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Personal Care From Lawyers Who Care

What happens if you are in a crash with an uninsured driver?

On Behalf of | Nov 28, 2022 | Car Accidents |

The traffic collision that led to your hospitalization for severe injuries was worrisome enough. You will likely be out of work for a while, face huge medical bills, and need time to focus on recovery. In most cases, the at-fault driver is insured, and their car insurance company will ultimately be responsible for compensating you for your personal injuries and losses.

Now imagine that you learn the at-fault driver was uninsured. How can a personal injury lawyer help? Too often, this is a reality faced by personal injury victims. Many uninsured drivers also lack personal assets to pursue, meaning they cannot pay out of pocket for your losses. In such cases, your own insurance coverages are often the only ones available to cover damage to your vehicle and your person.

Minnesota requires drivers to carry uninsured motorist insurance

If your vehicle is insured in Minnesota, then you may be able to pursue your injury claims through your own car insurance company. Minnesota requires all licensed vehicles to have coverages for liability/bodily injury, personal injury protection, and uninsured/underinsured motorist coverage.

  • Liability/Bodily Injury (BI) coverage would ordinarily be available from the at-fault driver’s insurance policy. Minnesota law requires a minimum coverage of $30,000 per person, $60,000 per crash for injuries to two or more people. But when the at-fault driver is uninsured, it means this kind of coverage is unavailable.
  • Your Personal Injury Protection (PIP) coverage will typically cover the first $20,000 of medical bills and $20,000 of economic/wage loss resulting from the crash. This amount can be higher if you have “stacked” coverage, in which case your limits may be greater. Oftentimes, serious injuries can swallow up these PIP benefits very quickly.
  • Your Underinsured Motorist (UIM) coverage can only apply when there is applicable bodily injury coverage available from the wrongdoer. Minnesota requires drivers to carry a minimum of $25,000 policy for injuries to a single person, up to $50,000 per crash for injuries to two or more people. These are minimum coverages, and it is often a good idea to carry higher limits. Some insurers will offer hundreds of thousands in coverage, or more, of uninsured and underinsured coverage.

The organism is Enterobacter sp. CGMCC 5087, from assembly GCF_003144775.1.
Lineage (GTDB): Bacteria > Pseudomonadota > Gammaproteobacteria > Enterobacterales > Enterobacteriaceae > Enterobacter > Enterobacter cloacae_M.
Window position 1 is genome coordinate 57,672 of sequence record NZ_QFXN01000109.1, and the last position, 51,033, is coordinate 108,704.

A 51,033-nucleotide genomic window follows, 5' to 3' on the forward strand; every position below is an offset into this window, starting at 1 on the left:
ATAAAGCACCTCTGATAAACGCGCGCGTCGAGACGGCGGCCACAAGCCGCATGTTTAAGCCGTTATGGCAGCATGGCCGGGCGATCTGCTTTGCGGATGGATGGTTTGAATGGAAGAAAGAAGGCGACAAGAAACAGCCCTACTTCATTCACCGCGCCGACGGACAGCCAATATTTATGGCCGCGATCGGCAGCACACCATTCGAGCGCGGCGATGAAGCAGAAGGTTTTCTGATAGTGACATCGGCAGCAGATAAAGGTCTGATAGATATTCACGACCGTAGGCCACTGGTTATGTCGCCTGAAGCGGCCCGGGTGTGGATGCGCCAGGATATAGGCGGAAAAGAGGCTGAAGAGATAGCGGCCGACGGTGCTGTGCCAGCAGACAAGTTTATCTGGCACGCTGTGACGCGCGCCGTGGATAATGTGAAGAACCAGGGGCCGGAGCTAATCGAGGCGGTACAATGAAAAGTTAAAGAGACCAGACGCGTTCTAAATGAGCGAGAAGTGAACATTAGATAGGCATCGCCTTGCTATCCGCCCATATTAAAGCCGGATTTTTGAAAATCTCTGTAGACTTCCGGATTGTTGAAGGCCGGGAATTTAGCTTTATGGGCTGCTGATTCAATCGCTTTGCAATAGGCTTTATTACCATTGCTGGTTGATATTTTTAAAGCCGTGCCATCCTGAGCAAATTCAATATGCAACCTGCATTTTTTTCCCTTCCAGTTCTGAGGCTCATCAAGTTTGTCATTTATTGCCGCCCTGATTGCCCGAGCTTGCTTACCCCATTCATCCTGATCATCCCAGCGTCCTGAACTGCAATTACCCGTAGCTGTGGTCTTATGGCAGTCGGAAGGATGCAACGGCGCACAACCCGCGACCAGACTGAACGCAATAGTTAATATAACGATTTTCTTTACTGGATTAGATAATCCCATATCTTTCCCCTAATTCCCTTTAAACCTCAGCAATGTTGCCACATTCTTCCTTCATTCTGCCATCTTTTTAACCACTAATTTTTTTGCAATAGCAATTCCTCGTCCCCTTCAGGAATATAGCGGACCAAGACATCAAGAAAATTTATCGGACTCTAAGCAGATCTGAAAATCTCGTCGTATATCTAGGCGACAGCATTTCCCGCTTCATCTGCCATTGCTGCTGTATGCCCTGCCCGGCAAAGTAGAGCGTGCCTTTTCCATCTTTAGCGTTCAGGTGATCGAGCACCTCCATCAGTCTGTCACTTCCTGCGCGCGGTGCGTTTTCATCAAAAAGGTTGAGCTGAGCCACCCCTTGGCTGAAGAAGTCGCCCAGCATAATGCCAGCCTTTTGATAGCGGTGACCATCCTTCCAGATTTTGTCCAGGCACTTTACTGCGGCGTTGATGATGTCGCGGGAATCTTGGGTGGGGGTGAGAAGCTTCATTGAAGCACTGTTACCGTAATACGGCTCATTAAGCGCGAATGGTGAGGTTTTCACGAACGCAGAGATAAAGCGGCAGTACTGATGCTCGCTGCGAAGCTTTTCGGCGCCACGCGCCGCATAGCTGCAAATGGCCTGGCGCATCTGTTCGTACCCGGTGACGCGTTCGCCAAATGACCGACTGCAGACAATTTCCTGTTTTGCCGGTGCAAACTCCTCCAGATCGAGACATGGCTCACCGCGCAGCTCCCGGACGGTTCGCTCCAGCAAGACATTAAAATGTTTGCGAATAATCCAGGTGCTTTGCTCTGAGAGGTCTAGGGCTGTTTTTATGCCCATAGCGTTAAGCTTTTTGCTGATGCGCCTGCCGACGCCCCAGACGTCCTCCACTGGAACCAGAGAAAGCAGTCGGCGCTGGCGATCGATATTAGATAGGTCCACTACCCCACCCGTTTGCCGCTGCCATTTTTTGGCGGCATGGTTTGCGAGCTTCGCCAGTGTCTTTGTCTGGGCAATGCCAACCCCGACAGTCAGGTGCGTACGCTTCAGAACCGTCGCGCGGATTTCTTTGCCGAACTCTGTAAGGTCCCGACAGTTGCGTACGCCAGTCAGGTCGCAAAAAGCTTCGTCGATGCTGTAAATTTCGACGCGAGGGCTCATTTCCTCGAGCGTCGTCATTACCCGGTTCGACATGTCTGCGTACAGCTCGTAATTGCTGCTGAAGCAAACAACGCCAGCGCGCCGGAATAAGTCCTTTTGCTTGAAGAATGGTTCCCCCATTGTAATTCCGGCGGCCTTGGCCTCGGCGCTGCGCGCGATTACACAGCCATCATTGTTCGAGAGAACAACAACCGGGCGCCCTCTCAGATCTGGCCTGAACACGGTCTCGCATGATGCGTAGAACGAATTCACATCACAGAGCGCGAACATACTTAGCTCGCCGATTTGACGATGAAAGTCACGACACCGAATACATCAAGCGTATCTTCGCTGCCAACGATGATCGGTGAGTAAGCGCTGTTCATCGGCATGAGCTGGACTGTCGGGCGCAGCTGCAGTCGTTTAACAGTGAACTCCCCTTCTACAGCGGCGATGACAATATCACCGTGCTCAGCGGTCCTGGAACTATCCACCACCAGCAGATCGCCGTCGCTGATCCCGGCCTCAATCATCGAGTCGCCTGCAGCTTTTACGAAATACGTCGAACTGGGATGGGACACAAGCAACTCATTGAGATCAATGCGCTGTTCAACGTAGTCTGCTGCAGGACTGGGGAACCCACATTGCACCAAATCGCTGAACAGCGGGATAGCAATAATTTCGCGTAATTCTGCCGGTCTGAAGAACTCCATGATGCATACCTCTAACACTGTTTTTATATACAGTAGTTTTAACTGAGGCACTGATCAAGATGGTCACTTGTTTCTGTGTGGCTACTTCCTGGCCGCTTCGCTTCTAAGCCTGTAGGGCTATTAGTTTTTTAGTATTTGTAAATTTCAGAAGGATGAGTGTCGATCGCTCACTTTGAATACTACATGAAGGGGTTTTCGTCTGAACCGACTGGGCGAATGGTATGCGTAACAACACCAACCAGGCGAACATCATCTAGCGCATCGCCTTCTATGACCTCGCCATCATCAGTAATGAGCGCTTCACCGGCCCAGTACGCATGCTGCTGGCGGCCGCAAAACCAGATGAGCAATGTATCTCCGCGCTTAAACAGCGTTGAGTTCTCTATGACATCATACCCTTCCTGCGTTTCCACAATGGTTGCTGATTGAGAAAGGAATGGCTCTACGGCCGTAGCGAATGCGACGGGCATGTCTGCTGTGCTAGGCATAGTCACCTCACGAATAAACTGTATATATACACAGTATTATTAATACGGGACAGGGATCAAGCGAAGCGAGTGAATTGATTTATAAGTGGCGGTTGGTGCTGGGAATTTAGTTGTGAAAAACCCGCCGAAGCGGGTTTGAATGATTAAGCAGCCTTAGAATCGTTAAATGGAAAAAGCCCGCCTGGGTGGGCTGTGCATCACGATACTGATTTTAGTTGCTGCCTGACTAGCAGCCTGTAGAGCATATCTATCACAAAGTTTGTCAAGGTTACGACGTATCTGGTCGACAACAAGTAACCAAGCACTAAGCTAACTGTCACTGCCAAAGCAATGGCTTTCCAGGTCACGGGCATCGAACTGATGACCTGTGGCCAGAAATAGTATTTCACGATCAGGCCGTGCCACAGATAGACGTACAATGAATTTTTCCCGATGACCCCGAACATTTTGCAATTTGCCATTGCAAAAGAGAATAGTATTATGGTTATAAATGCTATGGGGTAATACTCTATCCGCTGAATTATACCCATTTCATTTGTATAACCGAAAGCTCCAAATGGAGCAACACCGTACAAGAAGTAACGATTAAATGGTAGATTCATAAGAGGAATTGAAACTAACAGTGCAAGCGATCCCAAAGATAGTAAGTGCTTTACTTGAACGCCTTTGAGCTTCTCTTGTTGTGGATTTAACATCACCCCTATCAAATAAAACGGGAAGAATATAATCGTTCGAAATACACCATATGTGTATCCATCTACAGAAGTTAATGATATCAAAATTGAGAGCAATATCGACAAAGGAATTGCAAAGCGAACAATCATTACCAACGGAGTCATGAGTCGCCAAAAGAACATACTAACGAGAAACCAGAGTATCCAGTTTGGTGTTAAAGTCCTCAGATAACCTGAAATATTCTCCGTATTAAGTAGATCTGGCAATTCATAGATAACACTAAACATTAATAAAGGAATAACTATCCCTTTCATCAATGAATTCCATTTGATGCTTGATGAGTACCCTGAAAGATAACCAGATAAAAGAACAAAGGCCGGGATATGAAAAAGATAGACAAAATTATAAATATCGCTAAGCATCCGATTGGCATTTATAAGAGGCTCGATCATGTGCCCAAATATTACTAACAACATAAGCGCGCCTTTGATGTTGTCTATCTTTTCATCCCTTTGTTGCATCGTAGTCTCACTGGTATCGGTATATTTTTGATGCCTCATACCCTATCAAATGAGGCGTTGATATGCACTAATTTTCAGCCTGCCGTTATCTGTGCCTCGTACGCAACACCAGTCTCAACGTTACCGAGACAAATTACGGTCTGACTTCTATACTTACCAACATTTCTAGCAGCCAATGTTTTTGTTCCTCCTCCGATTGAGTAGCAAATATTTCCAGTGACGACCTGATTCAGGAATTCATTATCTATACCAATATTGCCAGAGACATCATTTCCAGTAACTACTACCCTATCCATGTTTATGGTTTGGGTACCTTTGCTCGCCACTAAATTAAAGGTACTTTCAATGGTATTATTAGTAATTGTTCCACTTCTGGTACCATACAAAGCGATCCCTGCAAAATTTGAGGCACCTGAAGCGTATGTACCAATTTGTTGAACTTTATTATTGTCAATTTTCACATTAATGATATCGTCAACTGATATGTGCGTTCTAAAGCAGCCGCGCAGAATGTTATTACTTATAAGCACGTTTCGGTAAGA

• Your Uninsured Motorist (UM) coverage basically kicks in when the wrongdoers have no car insurance. Just like underinsured motorist coverage, Minnesota law requires drivers to carry a minimum policy of $25,000/$50,000. It is often prudent to carry higher limits, as these minimums will likely not begin to cover your past and future losses in the event of a serious or catastrophic injury, or if you are out of work for an extended period of time and are a high-income earner.

Uninsured Motorist coverage provides important protection for victims who suffer an injury in a collision caused by an uninsured driver, because this coverage creates an avenue for compensation for the injuries you suffered in the crash.

With regard to property damage, if you have “collision” coverage in your car insurance policy, it will cover damage to your vehicle caused by an uninsured driver. This coverage is optional in Minnesota, and is frequently one of the most expensive items of coverage you may have on your policy. If there is a loan on your vehicle, it is very likely that this coverage was required by the lienholder or dealership. In many cases, this can be a financially life-saving coverage in the event of a collision with an uninsured driver that caused significant damage or a total loss to your vehicle.

Nearly 10% of state drivers are uninsured

Uninsured motorists are out there. A 2021 study by the Insurance Information Institute noted that nearly 10% of Minnesotans drive without insurance. That number is below the national average of 12.6%, but it is still a frightening statistic. Comparatively, the state with the most uninsured drivers is Mississippi with 29.4%. Minnesota has fewer uninsured drivers than neighboring states Iowa (11.3%), North Dakota (13%), and Wisconsin (13.3%), but more than South Dakota (7.4%).

Insurance that protects you

It is easy to forget how important it is to buy insurance to protect yourself. Advertisements by insurance companies often boast low rates, but with low rates may come low coverages. For many drivers, higher rates with better coverage should be strongly considered. Victims too often do not realize the importance of Uninsured and Underinsured coverage until they get into a serious collision. You may find it is wise to review and secure appropriate coverages, not necessarily the “cheapest” coverages, to protect you and your family in the event of a serious crash. If you are injured by an uninsured driver, a personal injury attorney can help you pursue claims through your own Uninsured Motorist policy.